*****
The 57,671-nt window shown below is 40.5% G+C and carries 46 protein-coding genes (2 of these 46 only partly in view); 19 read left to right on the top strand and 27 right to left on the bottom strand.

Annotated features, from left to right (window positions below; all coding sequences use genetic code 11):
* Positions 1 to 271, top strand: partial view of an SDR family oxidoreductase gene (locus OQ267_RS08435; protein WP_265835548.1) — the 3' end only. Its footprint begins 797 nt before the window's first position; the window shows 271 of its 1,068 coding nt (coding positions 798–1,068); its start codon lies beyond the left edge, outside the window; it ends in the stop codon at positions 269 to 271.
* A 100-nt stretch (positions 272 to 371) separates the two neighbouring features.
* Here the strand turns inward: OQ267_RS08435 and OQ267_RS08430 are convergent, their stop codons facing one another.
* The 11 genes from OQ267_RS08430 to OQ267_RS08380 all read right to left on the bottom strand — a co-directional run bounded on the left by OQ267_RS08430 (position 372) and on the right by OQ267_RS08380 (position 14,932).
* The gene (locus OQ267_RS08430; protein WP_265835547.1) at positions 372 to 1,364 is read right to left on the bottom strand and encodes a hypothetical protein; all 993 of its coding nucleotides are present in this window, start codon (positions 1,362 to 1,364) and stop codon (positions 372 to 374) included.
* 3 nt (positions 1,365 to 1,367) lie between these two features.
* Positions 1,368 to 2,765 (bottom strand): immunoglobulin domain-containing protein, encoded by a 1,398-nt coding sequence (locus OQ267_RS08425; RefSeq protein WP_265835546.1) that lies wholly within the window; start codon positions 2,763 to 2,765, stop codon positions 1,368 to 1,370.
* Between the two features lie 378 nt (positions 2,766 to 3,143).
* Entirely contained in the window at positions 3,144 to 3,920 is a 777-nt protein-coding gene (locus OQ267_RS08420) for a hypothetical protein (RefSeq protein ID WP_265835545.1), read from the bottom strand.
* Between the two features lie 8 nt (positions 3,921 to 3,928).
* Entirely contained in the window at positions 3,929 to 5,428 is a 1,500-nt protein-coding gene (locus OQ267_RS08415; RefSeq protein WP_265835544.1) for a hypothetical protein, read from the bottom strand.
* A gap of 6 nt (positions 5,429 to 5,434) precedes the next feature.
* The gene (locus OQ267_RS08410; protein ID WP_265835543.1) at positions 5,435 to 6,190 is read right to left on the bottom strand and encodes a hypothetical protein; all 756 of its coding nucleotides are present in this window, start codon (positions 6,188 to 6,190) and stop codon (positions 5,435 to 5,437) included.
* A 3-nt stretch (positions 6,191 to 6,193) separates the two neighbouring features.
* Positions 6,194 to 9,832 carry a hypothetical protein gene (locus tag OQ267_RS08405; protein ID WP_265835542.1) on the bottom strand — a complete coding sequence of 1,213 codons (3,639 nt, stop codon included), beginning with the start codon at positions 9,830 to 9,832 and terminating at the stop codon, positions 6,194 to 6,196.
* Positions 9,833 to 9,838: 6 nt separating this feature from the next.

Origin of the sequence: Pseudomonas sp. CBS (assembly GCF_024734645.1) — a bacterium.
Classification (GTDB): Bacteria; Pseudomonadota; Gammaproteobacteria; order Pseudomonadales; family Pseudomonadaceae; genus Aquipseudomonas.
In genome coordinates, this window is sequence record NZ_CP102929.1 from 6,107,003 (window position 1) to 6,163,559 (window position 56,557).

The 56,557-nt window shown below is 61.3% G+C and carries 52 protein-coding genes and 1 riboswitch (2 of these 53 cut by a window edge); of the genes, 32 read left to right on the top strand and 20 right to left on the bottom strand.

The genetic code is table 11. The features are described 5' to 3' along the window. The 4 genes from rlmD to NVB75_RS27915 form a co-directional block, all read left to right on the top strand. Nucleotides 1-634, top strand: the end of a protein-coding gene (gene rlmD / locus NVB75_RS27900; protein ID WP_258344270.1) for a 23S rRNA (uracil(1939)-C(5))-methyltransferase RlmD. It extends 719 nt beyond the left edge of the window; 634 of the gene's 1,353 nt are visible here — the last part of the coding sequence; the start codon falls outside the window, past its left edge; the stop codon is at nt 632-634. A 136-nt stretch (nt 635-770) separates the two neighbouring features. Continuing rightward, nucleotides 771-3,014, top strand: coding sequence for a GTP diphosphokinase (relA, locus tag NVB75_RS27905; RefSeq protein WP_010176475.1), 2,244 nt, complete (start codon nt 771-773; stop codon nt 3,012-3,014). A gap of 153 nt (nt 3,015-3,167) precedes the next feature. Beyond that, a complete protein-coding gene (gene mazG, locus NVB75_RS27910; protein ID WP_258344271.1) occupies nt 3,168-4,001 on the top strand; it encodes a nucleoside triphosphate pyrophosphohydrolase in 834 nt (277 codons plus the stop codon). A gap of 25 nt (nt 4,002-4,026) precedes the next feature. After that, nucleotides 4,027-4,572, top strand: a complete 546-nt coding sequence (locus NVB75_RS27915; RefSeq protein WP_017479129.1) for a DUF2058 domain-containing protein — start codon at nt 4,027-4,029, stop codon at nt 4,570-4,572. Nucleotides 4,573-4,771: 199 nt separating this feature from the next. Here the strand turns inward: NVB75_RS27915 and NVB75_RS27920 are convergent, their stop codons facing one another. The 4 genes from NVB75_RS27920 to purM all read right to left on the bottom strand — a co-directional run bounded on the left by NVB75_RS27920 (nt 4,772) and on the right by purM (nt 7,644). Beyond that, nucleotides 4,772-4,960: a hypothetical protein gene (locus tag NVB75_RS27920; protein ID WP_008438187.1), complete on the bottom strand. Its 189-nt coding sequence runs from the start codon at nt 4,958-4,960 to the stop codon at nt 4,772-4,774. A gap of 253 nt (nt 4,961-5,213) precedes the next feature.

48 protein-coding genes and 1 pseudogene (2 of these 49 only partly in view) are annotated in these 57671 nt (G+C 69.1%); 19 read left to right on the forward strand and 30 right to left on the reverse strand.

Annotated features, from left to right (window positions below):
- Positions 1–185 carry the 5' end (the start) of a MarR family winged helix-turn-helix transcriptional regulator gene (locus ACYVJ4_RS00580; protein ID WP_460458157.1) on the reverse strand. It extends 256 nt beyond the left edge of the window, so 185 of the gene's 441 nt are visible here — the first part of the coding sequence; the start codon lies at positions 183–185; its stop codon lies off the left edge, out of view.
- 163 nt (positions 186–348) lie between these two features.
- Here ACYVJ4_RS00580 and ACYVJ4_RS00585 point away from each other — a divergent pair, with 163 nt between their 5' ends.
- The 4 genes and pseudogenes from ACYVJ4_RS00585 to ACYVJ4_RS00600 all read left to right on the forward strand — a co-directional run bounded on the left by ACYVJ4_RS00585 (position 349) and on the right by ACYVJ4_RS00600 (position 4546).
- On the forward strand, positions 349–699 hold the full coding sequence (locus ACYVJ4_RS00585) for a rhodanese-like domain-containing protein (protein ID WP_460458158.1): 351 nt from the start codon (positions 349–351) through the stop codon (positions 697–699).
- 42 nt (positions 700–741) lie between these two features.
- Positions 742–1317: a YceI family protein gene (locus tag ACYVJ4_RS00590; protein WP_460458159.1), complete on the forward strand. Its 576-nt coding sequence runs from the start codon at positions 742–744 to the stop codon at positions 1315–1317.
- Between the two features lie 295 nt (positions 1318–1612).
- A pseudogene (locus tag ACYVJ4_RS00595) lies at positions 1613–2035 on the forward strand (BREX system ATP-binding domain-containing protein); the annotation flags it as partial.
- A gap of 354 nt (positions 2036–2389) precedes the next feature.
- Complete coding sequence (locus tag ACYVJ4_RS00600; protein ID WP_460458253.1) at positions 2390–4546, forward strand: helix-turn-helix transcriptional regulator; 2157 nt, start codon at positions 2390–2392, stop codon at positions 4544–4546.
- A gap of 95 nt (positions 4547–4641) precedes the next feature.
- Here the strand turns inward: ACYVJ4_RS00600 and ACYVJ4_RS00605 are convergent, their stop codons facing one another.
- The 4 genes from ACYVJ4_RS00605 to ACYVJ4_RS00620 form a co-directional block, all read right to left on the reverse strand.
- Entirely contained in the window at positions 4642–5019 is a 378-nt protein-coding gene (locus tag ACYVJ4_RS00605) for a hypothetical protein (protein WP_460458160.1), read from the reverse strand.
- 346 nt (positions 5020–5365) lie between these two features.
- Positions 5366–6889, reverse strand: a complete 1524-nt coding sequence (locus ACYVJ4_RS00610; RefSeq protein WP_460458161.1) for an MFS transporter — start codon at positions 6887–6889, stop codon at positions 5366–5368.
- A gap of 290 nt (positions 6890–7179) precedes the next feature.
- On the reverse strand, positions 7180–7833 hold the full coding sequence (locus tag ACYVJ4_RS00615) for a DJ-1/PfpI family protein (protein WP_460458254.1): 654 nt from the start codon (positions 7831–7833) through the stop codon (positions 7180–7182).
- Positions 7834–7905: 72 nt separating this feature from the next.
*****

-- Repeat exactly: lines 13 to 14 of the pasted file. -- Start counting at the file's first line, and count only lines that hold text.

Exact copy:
* Entirely contained in the window at positions 3,929 to 5,428 is a 1,500-nt protein-coding gene (locus OQ267_RS08415; RefSeq protein WP_265835544.1) for a hypothetical protein, read from the bottom strand.
* A gap of 6 nt (positions 5,429 to 5,434) precedes the next feature.